Friday, 27 April 2012

Top Ten Reasons to Buy From Artisans

I have a newfound admiration for David Letterman's writers. I started this top ten list thinking it'd be easy. After all, there are millions of reasons why you should buy from artisans right? Well I'm sure there is, but most of my reasons I had in my head were just repeating what I had already written down. So if you have any other reasons why people should buy form artisans, let me know. I'd love to have other people do my work for me. :)

Without further ado, here's my list of why people should buy from artisans.
  1. Artisans are living the dream. We all want to do what we want and make money doing it, and they've done it.
  2. Each item they sell is unique. There's no machine making each product perfectly identical to the last one or to the next one. There's no factory assembly line.
  3. Artisans create jobs, they don't ship them off to Third World countries. 
  4. And to that point, there's no child labourers getting paid less than minimum wage. If there are, it's the artisans' kids and that's called a learning experience.
  5. The communities built around artisans are amazing. There's rarely any backstabbing or undermining one another. People are encouraging and supportive of one another.
  6. Many artisans are the ultimate in recyclers. They take things that others may discard and turn them into beautiful pieces of art.
  7. Artisans not only make their beautiful crafts, they're often generous enough to share how they did it.
  8. Artisans are hard workers. Many work a regular job and then make and sell their crafts during their non-work time. In my opinion, hard work should be rewarded.
  9. Many artisans are local, which means you can ask questions direct to the manufacturer.
  10. Because they are the manufacturer, owner, sales person and clean up crew, artisans can actually think for themselves. Unlike many people who work retail who aren't allowed to think outside of what they're told, artisans can make custom changes, make suggestions on what works or doesn't and adjust pricing as they see fit. 
Point 11 doesn't apply to everyone, but for me, because I sell under a certain amount every year, I don't charge tax on my product. That's like getting everything on sale!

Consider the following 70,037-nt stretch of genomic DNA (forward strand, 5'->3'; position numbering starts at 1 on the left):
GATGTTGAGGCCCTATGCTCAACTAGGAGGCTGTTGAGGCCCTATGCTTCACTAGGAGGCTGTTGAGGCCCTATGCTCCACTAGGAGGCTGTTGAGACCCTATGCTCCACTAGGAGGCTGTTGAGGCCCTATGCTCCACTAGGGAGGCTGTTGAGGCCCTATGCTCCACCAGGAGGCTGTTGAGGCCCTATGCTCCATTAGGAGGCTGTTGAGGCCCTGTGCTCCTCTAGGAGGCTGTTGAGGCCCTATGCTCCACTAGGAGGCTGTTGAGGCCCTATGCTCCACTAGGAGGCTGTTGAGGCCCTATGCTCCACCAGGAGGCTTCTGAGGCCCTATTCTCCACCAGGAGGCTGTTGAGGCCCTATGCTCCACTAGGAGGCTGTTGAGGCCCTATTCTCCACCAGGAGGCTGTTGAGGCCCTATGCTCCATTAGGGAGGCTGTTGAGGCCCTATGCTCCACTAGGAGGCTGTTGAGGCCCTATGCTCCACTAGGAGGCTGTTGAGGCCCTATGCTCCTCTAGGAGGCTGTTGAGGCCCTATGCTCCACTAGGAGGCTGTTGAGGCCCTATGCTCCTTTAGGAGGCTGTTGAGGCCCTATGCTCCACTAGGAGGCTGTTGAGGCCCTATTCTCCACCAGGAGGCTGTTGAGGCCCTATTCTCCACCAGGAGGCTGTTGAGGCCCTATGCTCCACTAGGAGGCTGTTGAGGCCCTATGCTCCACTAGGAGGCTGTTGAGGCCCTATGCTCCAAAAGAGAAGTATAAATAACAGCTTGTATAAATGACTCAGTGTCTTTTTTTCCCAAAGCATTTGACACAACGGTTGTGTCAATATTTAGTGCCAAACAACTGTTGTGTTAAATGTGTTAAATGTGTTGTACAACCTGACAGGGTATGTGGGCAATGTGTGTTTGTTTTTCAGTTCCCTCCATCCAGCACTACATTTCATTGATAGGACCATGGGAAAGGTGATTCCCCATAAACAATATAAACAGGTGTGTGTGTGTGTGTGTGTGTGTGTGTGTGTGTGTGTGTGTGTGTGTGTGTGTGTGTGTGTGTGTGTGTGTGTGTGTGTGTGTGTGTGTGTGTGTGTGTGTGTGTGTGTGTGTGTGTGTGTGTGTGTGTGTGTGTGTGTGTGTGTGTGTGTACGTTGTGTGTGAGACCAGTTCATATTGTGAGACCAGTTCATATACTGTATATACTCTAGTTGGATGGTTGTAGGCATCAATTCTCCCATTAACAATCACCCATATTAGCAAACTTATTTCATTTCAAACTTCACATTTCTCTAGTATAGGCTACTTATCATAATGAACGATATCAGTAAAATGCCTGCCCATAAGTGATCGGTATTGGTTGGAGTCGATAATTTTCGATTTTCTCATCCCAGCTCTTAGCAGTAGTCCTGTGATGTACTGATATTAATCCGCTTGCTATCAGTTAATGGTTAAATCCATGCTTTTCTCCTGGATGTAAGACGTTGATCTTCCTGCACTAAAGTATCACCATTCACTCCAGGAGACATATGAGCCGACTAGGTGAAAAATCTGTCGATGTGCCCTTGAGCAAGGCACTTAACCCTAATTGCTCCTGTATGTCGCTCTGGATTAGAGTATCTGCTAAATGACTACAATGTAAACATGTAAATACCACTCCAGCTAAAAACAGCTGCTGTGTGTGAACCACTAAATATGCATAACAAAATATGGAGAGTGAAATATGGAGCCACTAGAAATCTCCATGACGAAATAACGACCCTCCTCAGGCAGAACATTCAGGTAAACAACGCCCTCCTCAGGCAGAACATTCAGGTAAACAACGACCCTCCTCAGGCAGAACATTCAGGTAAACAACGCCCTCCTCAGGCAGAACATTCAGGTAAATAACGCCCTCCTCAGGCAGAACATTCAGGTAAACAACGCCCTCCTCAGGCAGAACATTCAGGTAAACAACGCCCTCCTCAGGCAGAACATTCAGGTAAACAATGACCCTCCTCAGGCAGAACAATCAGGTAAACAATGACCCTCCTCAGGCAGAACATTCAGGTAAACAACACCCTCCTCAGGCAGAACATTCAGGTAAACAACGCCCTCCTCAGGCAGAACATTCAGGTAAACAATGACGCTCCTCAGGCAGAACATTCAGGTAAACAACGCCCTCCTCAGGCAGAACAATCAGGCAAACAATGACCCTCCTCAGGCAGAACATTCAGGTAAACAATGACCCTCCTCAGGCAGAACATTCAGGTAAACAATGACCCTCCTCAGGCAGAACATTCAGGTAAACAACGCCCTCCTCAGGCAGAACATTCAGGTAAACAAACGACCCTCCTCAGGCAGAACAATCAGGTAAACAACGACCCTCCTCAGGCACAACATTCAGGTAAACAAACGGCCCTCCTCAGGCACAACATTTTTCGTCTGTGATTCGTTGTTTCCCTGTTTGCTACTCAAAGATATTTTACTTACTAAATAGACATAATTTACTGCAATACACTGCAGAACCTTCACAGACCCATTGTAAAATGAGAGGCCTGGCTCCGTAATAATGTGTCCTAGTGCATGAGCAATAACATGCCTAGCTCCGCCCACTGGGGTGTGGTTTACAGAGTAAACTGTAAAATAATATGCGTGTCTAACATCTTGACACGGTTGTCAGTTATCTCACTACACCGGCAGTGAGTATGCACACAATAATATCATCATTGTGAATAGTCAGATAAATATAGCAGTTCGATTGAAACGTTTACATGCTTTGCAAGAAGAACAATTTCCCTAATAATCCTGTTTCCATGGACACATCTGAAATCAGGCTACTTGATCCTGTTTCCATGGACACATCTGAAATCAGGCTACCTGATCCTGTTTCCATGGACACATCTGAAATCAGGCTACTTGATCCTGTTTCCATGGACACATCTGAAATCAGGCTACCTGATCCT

Friday, 20 April 2012

That's what friends are for

When I quit my job over a year ago, the only thing I missed was my friend with whom I'd go walking at lunchtime with. Since she lives in town, and I live in the 'burbs, that was our time to see each other, during the weekday lunch hours. I got to see her once when I was off, and we have a lovely time. Last year, she finally got her Canadian citizenship and she requested a dozen maple leaf soaps.

For some reason, after she put in her order, we never ended up meeting up. She thought I was mad at her, I thought she was mad at me, and neither of us wanted to broach the subject for the longest time. I finally decided to email her and see what was up. Turned out we weren't mad at each other, just some emails went missing.

So after probably one and a half years, we're finally going to meet up again. She still wants the maple leaf soaps she said, but they'll be given away as Canada Day gifts rather than as a celebration of her making it through her citizenship exam.

The picture has nothing to do with anything, it just appealed to my warped sense of humour.

Saturday, 14 April 2012

Where the sales are

It's funny how you never know who you'll meet or what sort of relationships come out of these meetings. I wrote a while back about having frozen shoulder, and I had to go to physio for it. It happened that my husband was outside working and was talking to a lady in our complex. She recommended a physio close to our house and so I started going there for my treatments.

I was talking to the medical assistant at the physio clinic, and somehow we got onto to talking about work. Besides working at the clinic, this young lady is also an events/wedding planner. So I told her about my soaping company and she was very excited. She said that many brides nowadays want something different for their wedding favours. I gave her my card during my last visit there and she said she'd take a look.

I went back today for what turns out to be my last physio appointment and the medical assistant told me she loved my stuff. She's looking at buying a condo and when she acquires it, she wants to buy a whole bunch of my soaps. She said the other gal who works there also wants to order some as well. I'm hoping that it will also translate into future sales with her wedding planning.

So what started out as a bad thing (frozen shoulder) has turned out to be potentially positive.

Friday, 6 April 2012

Fear of success?

Is there such a thing? Or is it more the fear of rejection? I haven't made any pitches of my soaps to any of the big places I want to approach yet because, my excuse is that I don't have the right software to create a pamphlet or sales pitch. This is true, but if I truly wanted to get my soaps out there, I'd get off my figurative duff and get what I need to get the job done, wouldn't I?

I think the truth of the matter is that I'm just lazy. I have a normal job right now and it's easier to go for a steady paycheque than to try and make something work, knowing you have to work hard and do things really well if you want to get paid. Once you get one contract, you have to go hit up the next, and the next. It's always about promoting yourself and making a presence in the world, something I'm not good at.

Anyone have any hints on how to kick oneself in the butt to get moving?